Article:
#!/usr/bin/env raku

grammar RPN {
  rule TOP { ^ <tok>* $ };
  rule tok { <number> | <op> };
  regex number { "-"? <[0..9]>+ ["." <[0..9]>*]? };
  regex op { "+" | "-" | "*" | "/" | "in" | "out" };
}

class RPNActions {
  method TOP($/) { make [$<tok>.map(*.made)] }
  method tok($/) { make $<number> ?? $<number>.made !! $<op>.made }
  method number($/) { make {type => "number", value => +$/.Str} }
  method op($/) { make {type => $/.Str} }
}

sub run($m) {
  my @stack = ();
  for @$m {
    my $type = $_{'type'};
    my $value = $_{'value'};
    given $type {
      when "number" { @stack.push($value) }
      when "in" { @stack.push(+$*IN.get) }
      when "/" { my $a = @stack.pop; my $b = @stack.pop; @stack.push($b / $a) }
      when "*" { my $a = @stack.pop; my $b = @stack.pop; @stack.push($b * $a) }
      when "+" { my $a = @stack.pop; my $b = @stack.pop; @stack.push($b + $a) }
      when "-" { my $a = @stack.pop; my $b = @stack.pop; @stack.push($b - $a) }
      when "out" { say @stack.pop }
      default { die "Unknown operator $type" }
    }
  }
}

unless @*ARGS == 1 {
  note "Usage: $*PROGRAM-NAME <file.rpn>";
  exit 1;
}
my $path = @*ARGS[0];

if RPN.parsefile($path, actions => RPNActions) {
  run $/.made
} else {
  note "Parse error";
}
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$ ./rpn.raku rpn/temperature_c_to_f.rpn
0
32
$ ./rpn.raku rpn/temperature_c_to_f.rpn
100
212
$ ./rpn.raku rpn/temperature_c_to_f.rpn
25.7
78.26
$ ./rpn.raku rpn/mile_to_km.rpn
1000
1609.34
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What's going on:

  • grammar has very few simple rules - optional whitespaces between tokens are implied because we didn't turn them off. I don't think this should really be the default, as it makes grammar ambiguous (what is whitespace? just spaces and tabs? newlines? any exotic Unicode stuff?), but it's useful for these toy cases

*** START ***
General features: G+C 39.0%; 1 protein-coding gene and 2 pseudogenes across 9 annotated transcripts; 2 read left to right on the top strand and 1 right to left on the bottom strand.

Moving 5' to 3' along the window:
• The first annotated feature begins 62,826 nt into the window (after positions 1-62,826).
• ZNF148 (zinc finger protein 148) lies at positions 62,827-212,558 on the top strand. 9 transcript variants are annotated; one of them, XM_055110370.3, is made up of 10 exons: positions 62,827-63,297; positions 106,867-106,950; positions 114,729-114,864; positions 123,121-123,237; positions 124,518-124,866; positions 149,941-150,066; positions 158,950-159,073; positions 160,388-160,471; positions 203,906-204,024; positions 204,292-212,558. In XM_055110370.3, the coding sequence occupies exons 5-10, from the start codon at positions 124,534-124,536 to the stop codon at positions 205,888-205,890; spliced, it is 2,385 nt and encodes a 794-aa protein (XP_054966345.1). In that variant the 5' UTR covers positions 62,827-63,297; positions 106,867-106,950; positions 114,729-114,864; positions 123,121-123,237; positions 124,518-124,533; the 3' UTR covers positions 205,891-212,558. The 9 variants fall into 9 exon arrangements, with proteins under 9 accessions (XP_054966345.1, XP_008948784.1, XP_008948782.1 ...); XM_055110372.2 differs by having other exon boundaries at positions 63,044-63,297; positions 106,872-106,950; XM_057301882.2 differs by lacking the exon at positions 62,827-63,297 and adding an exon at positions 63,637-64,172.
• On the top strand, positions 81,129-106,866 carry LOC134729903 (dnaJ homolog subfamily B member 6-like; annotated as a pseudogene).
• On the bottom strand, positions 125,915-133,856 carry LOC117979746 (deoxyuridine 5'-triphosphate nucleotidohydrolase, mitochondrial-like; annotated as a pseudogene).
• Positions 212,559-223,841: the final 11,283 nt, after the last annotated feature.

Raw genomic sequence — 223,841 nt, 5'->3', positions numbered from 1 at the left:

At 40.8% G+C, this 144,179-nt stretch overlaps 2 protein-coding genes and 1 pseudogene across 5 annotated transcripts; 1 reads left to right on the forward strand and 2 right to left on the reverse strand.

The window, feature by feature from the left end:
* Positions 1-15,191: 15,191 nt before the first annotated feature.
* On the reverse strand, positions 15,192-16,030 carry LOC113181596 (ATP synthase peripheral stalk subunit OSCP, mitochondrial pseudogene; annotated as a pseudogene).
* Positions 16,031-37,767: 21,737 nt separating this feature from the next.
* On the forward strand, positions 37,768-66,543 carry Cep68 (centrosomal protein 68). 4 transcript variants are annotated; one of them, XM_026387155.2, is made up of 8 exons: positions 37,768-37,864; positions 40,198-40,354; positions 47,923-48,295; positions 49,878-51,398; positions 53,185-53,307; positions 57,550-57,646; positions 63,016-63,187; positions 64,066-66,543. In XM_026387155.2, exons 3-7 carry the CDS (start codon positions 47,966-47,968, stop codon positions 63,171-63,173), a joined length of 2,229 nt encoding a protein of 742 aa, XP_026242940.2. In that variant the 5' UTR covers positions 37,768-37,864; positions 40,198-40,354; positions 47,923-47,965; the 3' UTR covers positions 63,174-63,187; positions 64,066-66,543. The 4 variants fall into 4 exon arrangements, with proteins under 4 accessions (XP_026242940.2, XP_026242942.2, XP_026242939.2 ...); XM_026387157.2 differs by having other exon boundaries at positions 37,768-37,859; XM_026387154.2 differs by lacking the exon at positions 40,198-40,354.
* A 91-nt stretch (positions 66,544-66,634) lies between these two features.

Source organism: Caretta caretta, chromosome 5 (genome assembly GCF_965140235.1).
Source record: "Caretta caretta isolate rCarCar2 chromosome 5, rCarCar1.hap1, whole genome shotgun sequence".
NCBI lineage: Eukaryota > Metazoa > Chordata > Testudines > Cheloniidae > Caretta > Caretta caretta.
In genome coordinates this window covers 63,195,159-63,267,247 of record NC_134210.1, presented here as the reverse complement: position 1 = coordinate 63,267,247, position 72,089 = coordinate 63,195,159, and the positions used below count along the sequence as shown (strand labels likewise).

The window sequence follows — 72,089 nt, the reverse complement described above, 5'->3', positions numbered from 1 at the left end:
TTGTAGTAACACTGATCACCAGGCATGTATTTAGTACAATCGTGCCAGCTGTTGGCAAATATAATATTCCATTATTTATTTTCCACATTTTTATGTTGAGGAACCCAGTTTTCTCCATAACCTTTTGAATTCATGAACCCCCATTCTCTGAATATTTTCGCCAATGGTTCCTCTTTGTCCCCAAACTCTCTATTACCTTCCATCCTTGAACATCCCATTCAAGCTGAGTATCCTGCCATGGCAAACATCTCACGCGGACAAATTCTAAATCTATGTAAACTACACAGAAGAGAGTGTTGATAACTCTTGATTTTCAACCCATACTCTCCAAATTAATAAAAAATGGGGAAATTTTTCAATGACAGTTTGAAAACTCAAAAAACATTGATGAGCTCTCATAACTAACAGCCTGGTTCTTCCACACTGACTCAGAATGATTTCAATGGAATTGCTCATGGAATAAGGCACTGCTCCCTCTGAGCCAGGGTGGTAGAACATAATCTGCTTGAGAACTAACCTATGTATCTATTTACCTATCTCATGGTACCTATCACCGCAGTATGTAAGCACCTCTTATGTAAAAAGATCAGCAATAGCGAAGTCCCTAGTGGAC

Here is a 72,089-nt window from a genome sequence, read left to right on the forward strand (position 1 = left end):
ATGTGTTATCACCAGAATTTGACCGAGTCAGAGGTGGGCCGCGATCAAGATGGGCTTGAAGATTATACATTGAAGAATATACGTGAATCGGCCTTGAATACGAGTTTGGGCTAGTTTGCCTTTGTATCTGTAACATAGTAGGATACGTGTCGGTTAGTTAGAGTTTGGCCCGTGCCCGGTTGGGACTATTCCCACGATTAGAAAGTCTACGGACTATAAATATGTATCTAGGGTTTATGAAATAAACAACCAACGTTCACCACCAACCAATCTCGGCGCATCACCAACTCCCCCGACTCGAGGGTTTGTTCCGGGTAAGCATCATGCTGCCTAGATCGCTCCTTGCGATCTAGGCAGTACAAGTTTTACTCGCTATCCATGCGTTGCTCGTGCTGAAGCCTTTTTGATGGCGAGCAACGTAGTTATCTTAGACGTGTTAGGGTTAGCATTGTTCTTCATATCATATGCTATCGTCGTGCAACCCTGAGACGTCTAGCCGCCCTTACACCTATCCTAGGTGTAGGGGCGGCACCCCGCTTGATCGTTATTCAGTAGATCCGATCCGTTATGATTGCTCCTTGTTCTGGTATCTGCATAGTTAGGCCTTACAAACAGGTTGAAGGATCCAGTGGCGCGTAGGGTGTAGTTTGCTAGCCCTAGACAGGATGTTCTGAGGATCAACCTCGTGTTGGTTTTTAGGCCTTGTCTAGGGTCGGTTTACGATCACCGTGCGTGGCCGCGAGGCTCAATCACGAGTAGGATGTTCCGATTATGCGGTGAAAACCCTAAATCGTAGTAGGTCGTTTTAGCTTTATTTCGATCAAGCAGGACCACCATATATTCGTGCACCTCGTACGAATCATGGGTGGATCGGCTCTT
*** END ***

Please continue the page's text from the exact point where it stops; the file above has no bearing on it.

• $<tok> is the same as $/.<tok>, for both normal regexps and grammars
  • actions for op and number are simple enough, + operator in Raku converts to a number
  • action for tok already looks bad with just two cases, and it would look awful if we listed every kind of op separately. Raku has better syntax to deal with this alternatives, because it absolutely needs it.
  • action for TOP is interesting - as we had <tok>*, $<tok> is already an array - as we only care about tokens made, we just .map(*.made) it. Due to Raku having Perl-style scalar vs list context distinction, we need to wrap that in extra []s.
  • the whole process returns single $/, with array of tokens as that's what we constructed
  • it's not really part of the grammar, but I added simple run function to run our RPN program

Parser Feedback

OK, let's do something more complicated, and also let's increase our expectations as to what we want the parser to do. Here's a simple grammar for sums expressions, and yes, it is ambiguous as 2+3+4 can be parsed as 2+(3+4) or (2+3)+4. But we won't be feeding it any such input:

#!/usr/bin/env raku

grammar Math {
  rule TOP { ^ <expr> $ };
  rule expr { <number> | <parens> | <operation> };
  rule parens { "(" <expr> ")" };
  rule operation { <expr> <op> <expr> };
  regex number { "-"? <[0..9]>+ ["." <[0..9]>*]? };
  regex op { "+" };
};

my @examples = (
  "100",
  "-4.20",
  "((5))",
  "2+3",
  "(2+3)",
);

for @examples {
  if Math.parse($_) {
    say $/